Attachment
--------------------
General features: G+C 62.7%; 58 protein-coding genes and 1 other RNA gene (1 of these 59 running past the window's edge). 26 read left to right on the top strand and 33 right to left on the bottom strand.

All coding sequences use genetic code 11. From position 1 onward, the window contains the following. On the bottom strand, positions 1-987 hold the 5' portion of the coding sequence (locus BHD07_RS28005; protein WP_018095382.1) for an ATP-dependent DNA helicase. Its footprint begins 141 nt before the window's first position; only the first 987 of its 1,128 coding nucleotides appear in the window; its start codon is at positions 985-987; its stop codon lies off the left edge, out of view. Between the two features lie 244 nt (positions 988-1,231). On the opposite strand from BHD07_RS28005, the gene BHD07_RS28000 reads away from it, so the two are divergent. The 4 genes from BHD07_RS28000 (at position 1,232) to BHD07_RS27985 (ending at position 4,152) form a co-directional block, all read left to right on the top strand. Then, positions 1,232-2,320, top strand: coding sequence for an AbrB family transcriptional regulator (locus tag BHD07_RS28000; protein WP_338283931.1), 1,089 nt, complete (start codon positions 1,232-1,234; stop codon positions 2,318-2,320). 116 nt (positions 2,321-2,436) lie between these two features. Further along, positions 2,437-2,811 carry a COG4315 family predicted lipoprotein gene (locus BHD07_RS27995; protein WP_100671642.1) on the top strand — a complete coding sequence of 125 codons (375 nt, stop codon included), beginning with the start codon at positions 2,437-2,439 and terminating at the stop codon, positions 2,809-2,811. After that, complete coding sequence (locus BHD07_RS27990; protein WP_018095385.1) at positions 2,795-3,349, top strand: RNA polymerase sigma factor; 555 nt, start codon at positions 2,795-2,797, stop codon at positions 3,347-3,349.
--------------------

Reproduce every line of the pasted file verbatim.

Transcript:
General features: G+C 62.7%; 58 protein-coding genes and 1 other RNA gene (1 of these 59 running past the window's edge). 26 read left to right on the top strand and 33 right to left on the bottom strand.

All coding sequences use genetic code 11. From position 1 onward, the window contains the following. On the bottom strand, positions 1-987 hold the 5' portion of the coding sequence (locus BHD07_RS28005; protein WP_018095382.1) for an ATP-dependent DNA helicase. Its footprint begins 141 nt before the window's first position; only the first 987 of its 1,128 coding nucleotides appear in the window; its start codon is at positions 985-987; its stop codon lies off the left edge, out of view. Between the two features lie 244 nt (positions 988-1,231). On the opposite strand from BHD07_RS28005, the gene BHD07_RS28000 reads away from it, so the two are divergent. The 4 genes from BHD07_RS28000 (at position 1,232) to BHD07_RS27985 (ending at position 4,152) form a co-directional block, all read left to right on the top strand. Then, positions 1,232-2,320, top strand: coding sequence for an AbrB family transcriptional regulator (locus tag BHD07_RS28000; protein WP_338283931.1), 1,089 nt, complete (start codon positions 1,232-1,234; stop codon positions 2,318-2,320). 116 nt (positions 2,321-2,436) lie between these two features. Further along, positions 2,437-2,811 carry a COG4315 family predicted lipoprotein gene (locus BHD07_RS27995; protein WP_100671642.1) on the top strand — a complete coding sequence of 125 codons (375 nt, stop codon included), beginning with the start codon at positions 2,437-2,439 and terminating at the stop codon, positions 2,809-2,811. After that, complete coding sequence (locus BHD07_RS27990; protein WP_018095385.1) at positions 2,795-3,349, top strand: RNA polymerase sigma factor; 555 nt, start codon at positions 2,795-2,797, stop codon at positions 3,347-3,349.